Another disadvantage of the piston engine is the centrifugal force, which the connecting rod applies against the piston side when the piston slides up and down in the cylinder. This creates wear, friction, heat, and thereby causes a loss ofenergy as well. Also, the direction of movement of the connection rod is not in the same direction as that of the piston, creating an additional side force between the piston and the cylinder, with resultant friction and loss of energy. Further, amassive crank shaft is needed for conventional piston engines, to transfer the linear movement of the piston into a rotational output.

It is a problem in the internal combustion engine art to reduce or eliminate the aforementioned problems and their effects. It is also a problem in the internal combustion engine art to combine the advantages of the rotary and piston engines.

SUMMARY OF THE INVENTION

From the foregoing, it is seen that it is a problem in the art to provide a device meeting the above requirements. According to the present invention, a device and process are provided which meets the aforementioned requirements and needs in theprior art.

More particularly, the present invention relates to a VAL rotary engine having advantages of both rotary and piston engines. The rotary engine of the present invention also advantageously has a compact design.

According to the present invention, a spherical enclosure is provided to serve as the combustion chamber. A first baffle is disposed inside the combustion chamber and is slideable along a groove formed in the combustion chamber. A second baffleis disposed in the combustion chamber, which is in sealing engagement with the internal spherical surface of the combustion chamber. The second baffle is carried by a rotatable shaft, the shaft extending into the spherical combustion chamber. The firstbaffle rests against the second baffle, and separates the interior of the combustion chamber into a first part and a second part. Two valves in a first opening are disposed to communicate with the first part of the combustion chamber, and two valves ina second opening are disposed to communicate with the second part of the combustion chamber.

In the present invention, combustion occurring consequently in both chambers results in a force acting upon the first and second baffles. This force results in pushing down the second baffle and the rotatable shaft connected thereto. Theopening and closing of the first and second valves of each chamber is accomplished by a timing mechanism, such as a cam, to perform the steps of intake, compression, ignition, and exhaust.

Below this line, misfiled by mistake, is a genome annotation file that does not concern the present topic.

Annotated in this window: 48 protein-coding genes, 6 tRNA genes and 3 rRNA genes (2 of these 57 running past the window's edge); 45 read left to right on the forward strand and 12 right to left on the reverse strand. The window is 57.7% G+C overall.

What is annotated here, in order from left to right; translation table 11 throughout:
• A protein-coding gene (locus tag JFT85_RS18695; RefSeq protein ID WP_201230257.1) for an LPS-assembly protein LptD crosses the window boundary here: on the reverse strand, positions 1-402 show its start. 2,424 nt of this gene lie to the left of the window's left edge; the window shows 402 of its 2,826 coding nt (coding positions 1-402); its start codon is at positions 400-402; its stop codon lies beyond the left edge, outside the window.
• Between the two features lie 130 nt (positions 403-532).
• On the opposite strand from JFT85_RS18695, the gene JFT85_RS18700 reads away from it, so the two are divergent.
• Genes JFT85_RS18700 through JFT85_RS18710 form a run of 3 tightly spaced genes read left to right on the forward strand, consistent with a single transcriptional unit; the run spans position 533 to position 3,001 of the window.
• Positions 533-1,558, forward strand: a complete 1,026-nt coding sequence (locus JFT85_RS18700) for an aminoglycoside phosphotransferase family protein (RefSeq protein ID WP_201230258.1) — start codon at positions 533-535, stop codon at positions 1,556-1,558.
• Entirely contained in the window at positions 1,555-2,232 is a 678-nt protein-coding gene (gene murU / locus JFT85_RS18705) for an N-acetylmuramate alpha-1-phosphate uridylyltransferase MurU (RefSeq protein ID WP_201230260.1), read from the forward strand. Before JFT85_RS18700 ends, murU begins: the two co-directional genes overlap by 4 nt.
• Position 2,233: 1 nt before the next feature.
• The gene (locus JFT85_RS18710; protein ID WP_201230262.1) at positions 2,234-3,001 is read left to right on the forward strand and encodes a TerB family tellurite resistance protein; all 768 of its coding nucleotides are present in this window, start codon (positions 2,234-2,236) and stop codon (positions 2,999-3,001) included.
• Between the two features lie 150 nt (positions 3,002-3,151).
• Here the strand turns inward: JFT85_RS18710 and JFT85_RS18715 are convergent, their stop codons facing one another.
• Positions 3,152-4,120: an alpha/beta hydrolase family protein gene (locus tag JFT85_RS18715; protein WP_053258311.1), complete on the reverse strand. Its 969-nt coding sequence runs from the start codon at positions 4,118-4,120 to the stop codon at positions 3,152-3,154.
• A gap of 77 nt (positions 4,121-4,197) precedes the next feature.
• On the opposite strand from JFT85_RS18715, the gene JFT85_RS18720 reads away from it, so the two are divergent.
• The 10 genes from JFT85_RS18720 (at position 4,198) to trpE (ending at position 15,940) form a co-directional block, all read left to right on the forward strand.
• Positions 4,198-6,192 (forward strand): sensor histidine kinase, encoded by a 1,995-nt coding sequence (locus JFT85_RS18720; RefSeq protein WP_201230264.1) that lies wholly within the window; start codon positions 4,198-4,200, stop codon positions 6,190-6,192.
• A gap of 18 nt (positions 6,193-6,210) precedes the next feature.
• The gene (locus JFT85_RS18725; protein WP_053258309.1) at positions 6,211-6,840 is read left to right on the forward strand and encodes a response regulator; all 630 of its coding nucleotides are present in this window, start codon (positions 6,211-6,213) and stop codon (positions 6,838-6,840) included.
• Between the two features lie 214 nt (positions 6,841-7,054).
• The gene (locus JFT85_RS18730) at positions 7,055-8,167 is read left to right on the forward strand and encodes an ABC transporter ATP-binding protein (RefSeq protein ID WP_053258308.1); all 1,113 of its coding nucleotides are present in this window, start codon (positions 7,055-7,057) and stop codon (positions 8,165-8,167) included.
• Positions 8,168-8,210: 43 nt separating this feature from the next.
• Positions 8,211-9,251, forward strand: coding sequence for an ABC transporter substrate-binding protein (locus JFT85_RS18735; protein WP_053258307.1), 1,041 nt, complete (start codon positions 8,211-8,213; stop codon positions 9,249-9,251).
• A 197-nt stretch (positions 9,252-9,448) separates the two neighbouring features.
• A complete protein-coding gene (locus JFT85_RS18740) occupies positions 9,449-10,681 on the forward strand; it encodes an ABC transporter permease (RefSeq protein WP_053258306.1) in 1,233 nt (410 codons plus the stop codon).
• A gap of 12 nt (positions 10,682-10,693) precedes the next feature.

The present invention has among its advantages that the rotor has no friction with the spherical chamber within which it operates, and that the parts which form the burning chamber are not rotating but rather swing about the center and haveexcellent air tight sealing and lubrication without a pressing force between the moving parts and the spherical chamber. This results in less friction, less heat, and less resistance and more power for the same amount of fuel, plus a longer life of theengine.

The bottom part of the spherical chamber according to the present invention is used like an oil pen for internal cooling and splash lubrication.

Further, with the present invention, because the engine is very compact and the distance between the main shaft and the valves is small, it is advantageously possible to open the valves in a simple way by using a shaft driving cam sleeve with twocams only, one for each working chamber. The cams serve to push up the lifting rods which actuate the valves. The expansion of the lifting rods will be compensated with the hydraulic compensator, that is, the lifting rods can be positioned in the exactnecessary locations around the cam sleeve.

As a result of the foregoing, the VAL rotary engine has the following qualities.

1. Because the two chambers are working on an opposite phase, they use little space which allows the engine to be extremely compact as compared with the prior art rotary and piston engines. For example, a sphere with a diameter of 20 cm. canhouse up to a 2600 cc engine, or a 15 cm. Sphere (the size of a grapefruit) will be about 1000 cc.

2. There is excellent lubrication by the splashing and the oil pump.

3. There is very little friction, and little friction under pressure, because the main parts are supported in the bearings and the groove where there is good lubrication and not burning gases.

4. The cooling is like that in piston engines, external with a water jacket and internal with the oil inside.

5. Less friction, which means less waste heat generation, better efficiency, and better reliability as compared with the prior art piston engines.

6. Ease of production, with two or more times fewer parts as compared with conventional existing piston engines.

When the rotor of the VAL rotary engine is rotating, the baffles are forced to move as well. Because the baffles are connected in the center of the sphere, and the first baffle can move only in the direction of the groove in the sphere, themovement of the baffles is limited. Thus the first baffle can move only in the direction of the groove, while the second baffle must follow the rotor and lift and lower its two sides around the connecting point. These movements create expansion andcontraction of the two chambers, which is the requirement for an internal combustion engine. Accordingly, the VAL rotary engine has the same cycle as that of an internal combustion engine, namely four strokes per two rotations (each chamber).

The spherical chamber can cooled either by a water jacket or by air cooling.

Other objects and advantages of the present invention will be more readily apparent from the following detailed description when read in conjunction with the accompanying drawings.